When I reflect on what I have written this year it is abundantly
clear that the center of my attention has concentrated on two issues.
Firstly the subject of lying, or more accurately the Prime Minister’s
lying, and secondly the state of our democracy. But of course the two go
hand in hand.
On the first issue I am wholeheartedly sick of writing an ongoing
commentary on the lying of Tony Abbott. I have become frustrated and
aggravated by the consistency of his untruth. But it must be revealed.
In the past few weeks he has resorted to telling lies about lies
already told in a manner in which one has to question whether he is
actually conversing in English or just corrupting it.
In the first instance the best way to turn the profession of politics
on its head in this country and create a new democracy would be to
demand they tell the truth.
You can shape truth by telling lies for your own benefit and you can use the contrivance of omission to create another lie.
However, the ability to admit you are wrong is an absolute pre
requisite to discernment and knowledge. It requires truthfulness. If we
are to progress as a country we must accept that there can be much pain
in admitting we were wrong but there is no harm in it.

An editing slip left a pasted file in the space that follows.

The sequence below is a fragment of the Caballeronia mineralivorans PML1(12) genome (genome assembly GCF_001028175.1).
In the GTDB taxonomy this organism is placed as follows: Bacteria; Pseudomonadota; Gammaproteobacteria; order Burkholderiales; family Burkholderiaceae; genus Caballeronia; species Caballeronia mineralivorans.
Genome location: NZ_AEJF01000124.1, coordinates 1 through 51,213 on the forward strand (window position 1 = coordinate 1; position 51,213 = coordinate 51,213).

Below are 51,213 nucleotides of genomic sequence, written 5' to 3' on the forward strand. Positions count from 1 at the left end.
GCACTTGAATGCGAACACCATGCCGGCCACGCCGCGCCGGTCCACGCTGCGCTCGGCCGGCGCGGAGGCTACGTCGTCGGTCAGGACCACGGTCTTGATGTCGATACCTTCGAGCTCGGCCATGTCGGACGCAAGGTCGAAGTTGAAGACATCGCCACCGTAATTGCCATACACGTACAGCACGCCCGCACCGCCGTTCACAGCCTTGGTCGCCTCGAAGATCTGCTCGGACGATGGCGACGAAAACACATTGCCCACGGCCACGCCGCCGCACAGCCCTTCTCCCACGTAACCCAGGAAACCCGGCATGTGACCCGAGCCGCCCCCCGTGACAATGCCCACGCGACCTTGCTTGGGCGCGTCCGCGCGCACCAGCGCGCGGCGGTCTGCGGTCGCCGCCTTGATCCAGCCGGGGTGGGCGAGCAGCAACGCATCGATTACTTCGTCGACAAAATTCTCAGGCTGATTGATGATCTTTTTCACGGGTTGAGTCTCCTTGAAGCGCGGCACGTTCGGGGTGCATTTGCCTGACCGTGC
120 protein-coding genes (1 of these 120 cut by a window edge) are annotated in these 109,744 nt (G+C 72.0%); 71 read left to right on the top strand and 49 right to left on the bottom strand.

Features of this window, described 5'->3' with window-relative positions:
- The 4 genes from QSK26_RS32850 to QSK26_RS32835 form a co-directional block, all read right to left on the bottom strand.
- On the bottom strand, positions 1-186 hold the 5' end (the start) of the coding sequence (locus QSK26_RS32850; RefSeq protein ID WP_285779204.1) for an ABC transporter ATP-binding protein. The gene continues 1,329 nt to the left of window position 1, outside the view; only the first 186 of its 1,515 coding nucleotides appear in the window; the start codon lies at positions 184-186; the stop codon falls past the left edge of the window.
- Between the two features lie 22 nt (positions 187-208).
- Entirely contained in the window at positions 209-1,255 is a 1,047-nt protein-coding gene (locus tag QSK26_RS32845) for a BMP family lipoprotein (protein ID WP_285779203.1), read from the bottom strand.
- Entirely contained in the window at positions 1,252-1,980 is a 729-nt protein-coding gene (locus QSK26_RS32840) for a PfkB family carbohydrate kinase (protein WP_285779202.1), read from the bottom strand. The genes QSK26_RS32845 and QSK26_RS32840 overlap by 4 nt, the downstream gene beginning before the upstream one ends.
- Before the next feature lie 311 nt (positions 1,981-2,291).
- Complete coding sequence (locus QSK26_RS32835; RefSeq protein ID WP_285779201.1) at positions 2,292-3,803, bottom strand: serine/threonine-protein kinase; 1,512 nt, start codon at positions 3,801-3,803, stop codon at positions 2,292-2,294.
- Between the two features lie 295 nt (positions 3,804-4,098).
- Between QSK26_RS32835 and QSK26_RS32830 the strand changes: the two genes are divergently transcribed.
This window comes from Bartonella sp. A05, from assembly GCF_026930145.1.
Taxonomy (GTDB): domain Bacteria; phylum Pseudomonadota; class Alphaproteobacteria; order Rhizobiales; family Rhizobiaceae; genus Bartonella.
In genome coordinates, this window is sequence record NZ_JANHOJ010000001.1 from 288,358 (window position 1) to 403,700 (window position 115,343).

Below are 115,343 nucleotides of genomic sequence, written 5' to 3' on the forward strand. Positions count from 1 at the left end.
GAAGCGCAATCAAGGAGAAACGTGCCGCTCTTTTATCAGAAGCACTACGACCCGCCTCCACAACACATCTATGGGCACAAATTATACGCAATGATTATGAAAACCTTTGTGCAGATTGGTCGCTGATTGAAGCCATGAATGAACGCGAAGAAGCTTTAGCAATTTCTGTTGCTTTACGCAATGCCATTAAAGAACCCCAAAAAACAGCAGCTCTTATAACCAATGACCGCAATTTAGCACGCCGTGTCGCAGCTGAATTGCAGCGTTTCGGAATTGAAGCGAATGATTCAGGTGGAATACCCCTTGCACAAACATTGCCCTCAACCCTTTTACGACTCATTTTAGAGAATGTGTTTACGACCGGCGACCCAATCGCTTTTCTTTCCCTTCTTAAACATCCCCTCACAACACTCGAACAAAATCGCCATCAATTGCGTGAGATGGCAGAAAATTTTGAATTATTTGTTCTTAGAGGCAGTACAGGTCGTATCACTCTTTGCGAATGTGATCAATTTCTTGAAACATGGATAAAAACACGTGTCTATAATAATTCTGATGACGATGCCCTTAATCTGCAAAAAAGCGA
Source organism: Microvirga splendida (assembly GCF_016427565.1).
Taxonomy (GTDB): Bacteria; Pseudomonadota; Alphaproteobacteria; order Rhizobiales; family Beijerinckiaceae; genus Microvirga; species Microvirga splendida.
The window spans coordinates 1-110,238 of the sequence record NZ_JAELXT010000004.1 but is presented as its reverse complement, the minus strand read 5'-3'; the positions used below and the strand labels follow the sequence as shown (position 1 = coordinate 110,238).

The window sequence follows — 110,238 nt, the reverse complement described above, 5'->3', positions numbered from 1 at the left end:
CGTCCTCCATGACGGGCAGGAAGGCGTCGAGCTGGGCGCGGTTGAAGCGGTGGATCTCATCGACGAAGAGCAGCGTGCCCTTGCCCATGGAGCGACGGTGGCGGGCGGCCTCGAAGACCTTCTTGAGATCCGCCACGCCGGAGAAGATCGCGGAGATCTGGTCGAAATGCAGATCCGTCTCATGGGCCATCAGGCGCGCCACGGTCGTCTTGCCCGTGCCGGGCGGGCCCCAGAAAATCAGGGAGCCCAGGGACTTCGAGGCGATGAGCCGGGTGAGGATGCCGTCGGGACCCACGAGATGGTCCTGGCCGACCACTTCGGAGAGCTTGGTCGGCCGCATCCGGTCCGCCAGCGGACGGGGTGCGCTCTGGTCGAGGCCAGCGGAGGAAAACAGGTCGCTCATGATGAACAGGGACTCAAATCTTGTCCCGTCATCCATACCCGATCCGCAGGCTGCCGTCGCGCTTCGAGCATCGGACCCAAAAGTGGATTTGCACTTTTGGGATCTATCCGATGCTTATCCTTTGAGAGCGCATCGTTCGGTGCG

And if humility is the basis by which intellectual advancement is
made then it is only on the basis of truth that we attain human
progress. Telling the truth should not be delayed simply because we are
not sure how people might react to it. It is far better to be comforted
by truth than to be controlled by lies.
It is often difficult in politics to distinguish a broken promise
from the convenience of a change of mind, but with Abbott there are no
shades of hue. It takes courage to change one’s mind for the greater
good. It requires the telling of truth. I see no capacity for it in our
It seems so ingrained in his persona that distinguishing between
truth and lies is beyond his private and public morality. He has little
trouble merging his faith into his political philosophy but eliminates a
cornerstone of his faith, “truth”, when applied to his politics.
Some recent examples.
Prior to writing this I was watching the ABCs morning news service. The PM was asked about his changes to his Medicare policy.
“Did you consult with doctors before making the changes”.
Without blinking (or was that winking) the PM answered; “Yes of course”.
It turns out that they were told of 20 minutes prior to the announcement.
But let’s take a step back in time.
In an astonishing feat of deceit and denial Tony Abbott insulted the
intelligence of every Australian voter by insisting his GP Tax was not a
Tony Abbott – ABC AM – 8 December 2014
Abbott: Well the GP co-payment was very extensively talked about in the lead up to the Budget.
Uhlmann: Not before the election.
Abbott: Well look it certainly wasn’t ruled out before the election.
In fact the GP Tax, and every other tax increase was specifically ruled out by Tony Abbott on numerous occasions.
“The only party that will raise taxes after the election is the Labor Party.”
Tony Abbott – Sydney – 11 August 2013.
Even when news leaked the Government was considering the GP Tax Tony
Abbott continued to lie, to deceive voters in both the Griffith
by-election and the Western Australian Senate election re-run.